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Often there is provision for the antenna to be looped thru a sky box put in, so the cable from the antenna goes there first, and then another run goes up to the splitter. If its not looped thru then there is nothing but a piece of wire getting signal.




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  Reply # 794483 7-Apr-2013 08:33
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B1GGLZ:
Deev8:
It would be better to do a quick check rather than assume that - it's not so unusual to pick up a poor analogue VHF signal using nothing more than the co-ax cable from the TV to a wall socket as an antenna.

The reason I asked the question is that a friend encountered exactly this situation when his new house was built some time ago - a roof-mounted aerial was there, and wall sockets were there, but no connection through from the wall sockets to the aerial.

+1
I was wondering the same. Given the outside antenna you have I would expect great VHF analogue pictures if everything was connected properly. Same with Prime and Maori on UHF Analogue.
Is there a distribution amplifier somewhere without power connected?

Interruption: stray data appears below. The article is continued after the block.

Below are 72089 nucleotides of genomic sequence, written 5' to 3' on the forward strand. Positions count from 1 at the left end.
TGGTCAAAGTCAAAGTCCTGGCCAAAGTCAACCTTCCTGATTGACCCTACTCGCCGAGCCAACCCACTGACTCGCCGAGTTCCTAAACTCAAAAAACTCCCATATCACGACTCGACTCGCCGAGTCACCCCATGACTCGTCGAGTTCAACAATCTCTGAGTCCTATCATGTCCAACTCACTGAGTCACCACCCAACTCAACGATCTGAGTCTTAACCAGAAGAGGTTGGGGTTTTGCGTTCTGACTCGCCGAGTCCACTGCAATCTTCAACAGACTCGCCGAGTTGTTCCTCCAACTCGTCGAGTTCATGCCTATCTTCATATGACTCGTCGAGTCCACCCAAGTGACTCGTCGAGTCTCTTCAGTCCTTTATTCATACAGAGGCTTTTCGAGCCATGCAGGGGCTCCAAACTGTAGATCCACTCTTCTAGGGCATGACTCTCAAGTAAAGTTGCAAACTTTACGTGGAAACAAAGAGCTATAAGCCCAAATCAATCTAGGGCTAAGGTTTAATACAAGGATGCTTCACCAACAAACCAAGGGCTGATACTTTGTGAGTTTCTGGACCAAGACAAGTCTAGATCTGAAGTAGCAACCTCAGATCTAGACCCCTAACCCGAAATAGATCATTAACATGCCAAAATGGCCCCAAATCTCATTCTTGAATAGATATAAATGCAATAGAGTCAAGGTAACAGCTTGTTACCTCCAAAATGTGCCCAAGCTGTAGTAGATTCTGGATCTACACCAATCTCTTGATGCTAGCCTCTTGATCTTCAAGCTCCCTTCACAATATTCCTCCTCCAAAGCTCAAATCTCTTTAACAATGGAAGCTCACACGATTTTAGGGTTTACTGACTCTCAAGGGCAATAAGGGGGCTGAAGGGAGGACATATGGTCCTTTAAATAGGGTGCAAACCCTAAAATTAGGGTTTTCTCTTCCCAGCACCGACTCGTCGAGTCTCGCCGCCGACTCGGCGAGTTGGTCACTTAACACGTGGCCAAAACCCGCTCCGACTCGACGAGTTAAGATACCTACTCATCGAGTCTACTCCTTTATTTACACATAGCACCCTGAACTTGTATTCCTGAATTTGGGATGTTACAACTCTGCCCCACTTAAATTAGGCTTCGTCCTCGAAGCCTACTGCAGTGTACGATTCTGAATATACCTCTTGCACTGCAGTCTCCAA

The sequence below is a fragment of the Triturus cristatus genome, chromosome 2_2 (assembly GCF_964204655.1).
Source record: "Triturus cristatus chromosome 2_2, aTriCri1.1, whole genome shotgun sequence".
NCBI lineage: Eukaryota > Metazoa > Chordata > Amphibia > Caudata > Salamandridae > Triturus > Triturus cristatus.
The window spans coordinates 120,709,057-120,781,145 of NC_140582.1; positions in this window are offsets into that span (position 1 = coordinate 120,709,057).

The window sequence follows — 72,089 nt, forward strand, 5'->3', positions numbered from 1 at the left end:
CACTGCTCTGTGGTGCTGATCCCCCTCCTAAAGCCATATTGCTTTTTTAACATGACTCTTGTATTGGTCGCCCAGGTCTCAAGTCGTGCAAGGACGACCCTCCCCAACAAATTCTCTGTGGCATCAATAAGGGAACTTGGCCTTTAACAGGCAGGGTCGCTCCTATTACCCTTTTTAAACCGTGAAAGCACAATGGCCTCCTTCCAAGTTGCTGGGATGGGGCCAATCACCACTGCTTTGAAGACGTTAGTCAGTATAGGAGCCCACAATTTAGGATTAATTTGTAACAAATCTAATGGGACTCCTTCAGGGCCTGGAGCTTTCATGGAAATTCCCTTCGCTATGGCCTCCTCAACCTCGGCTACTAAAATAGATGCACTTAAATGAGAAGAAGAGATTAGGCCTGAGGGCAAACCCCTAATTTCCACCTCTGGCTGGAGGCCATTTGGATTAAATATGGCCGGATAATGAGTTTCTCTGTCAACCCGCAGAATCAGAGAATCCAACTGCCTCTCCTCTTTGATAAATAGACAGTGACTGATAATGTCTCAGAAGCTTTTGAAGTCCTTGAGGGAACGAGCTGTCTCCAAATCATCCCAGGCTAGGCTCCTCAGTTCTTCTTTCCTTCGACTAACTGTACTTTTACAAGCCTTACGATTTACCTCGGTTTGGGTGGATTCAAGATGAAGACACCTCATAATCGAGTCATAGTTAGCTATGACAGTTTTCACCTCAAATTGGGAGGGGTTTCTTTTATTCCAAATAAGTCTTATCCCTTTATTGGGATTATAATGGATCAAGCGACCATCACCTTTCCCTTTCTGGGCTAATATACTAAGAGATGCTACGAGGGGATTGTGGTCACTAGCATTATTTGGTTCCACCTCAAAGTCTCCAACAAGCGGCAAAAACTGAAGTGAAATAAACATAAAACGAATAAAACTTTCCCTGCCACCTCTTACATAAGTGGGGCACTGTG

Any change in signal when you unplug the co-ax from the wall socket?



Sorry for the delay - been a bit busy....

The signal disappeared when unplugging coax from the wall socket.

The distribution of the aerial must be tucked away in a dim dark recess up in the ceiling space which I can't get too to check.  It goes into the roof space by the aerial in the pic I posted but without shedding about 50kg I can't get into that space within the roof to check it out.

I grabbed one of the aerials from Noel Leeming and chucked it up the other night after work.  I removed the old aerial and have installed the new one on the same mounting pole.  I pointed it (roughly) at the mountain and tried tuning in via both a set top box on a non Freeview TV and also through the Freeview enabled TV in another room.  I picked up a handful of channels but bad pixealton and dropouts so I thought 'that's a start' and that I would play with aerial alignment a bit more over the next day or so.

I have now done that and got it better but I'm still a bit hit and miss - some slight pixealtion and dropout but I have only a handful of channels being picked up on both the set top box and the TV when going through tuning.